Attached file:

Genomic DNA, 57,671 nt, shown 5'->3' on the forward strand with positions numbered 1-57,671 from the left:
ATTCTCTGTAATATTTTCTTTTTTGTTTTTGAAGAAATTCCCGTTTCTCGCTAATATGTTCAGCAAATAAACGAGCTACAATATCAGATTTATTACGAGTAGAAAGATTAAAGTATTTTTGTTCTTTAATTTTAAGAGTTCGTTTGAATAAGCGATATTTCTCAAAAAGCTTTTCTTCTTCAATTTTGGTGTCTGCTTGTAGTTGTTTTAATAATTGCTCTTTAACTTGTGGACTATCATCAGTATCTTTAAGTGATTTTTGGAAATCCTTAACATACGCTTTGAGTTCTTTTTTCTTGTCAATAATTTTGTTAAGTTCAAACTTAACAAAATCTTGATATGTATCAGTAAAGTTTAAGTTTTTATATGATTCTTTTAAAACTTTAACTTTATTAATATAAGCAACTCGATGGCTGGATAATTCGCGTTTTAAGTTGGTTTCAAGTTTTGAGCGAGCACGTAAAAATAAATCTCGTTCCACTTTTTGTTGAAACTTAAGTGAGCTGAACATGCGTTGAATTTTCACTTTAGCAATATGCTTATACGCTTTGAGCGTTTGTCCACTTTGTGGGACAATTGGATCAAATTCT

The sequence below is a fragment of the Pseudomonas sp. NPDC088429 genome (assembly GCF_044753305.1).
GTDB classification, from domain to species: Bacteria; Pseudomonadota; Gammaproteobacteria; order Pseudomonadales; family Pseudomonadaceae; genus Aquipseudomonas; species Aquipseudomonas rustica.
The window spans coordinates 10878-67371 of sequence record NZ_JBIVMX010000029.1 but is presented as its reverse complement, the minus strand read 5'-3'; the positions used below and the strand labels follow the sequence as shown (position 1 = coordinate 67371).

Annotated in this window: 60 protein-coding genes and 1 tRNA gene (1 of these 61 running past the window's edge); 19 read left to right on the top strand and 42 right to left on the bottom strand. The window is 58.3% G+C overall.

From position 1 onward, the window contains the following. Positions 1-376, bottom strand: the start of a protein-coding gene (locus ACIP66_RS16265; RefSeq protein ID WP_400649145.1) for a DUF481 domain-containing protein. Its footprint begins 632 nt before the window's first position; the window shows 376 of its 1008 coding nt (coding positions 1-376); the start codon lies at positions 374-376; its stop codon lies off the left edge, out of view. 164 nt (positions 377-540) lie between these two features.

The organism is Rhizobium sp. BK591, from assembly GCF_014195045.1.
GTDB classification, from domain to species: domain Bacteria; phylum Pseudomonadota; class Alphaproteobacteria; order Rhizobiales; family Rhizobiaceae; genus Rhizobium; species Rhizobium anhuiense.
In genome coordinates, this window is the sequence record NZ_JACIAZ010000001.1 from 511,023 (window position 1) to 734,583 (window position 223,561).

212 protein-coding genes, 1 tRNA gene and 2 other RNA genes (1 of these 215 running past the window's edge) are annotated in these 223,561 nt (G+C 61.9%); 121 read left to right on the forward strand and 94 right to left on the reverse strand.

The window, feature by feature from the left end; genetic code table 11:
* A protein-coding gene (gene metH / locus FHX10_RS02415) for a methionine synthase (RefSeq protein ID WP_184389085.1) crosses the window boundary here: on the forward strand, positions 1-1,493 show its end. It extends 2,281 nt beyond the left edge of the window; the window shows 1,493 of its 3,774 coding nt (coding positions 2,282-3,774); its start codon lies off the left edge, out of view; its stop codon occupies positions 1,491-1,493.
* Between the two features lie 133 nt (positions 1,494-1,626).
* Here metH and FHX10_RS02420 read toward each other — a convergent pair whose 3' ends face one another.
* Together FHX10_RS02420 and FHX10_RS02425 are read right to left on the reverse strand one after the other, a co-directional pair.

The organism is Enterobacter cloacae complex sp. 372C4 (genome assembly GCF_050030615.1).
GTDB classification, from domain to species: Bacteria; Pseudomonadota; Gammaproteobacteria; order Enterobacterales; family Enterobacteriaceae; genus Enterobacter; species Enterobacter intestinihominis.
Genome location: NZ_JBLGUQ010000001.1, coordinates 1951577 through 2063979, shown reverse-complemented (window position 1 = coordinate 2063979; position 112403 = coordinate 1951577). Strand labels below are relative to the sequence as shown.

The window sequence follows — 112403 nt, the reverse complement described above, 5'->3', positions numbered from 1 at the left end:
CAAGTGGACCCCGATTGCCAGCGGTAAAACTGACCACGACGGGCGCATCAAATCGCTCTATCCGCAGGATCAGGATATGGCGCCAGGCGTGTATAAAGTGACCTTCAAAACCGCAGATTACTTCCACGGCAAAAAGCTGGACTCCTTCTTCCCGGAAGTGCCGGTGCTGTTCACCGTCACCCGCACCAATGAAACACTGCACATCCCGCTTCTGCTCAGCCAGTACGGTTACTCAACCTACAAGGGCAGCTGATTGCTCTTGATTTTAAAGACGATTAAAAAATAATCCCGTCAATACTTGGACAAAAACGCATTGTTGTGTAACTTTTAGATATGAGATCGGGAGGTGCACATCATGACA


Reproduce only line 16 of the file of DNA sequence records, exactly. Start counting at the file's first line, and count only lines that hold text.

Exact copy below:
* Together FHX10_RS02420 and FHX10_RS02425 are read right to left on the reverse strand one after the other, a co-directional pair.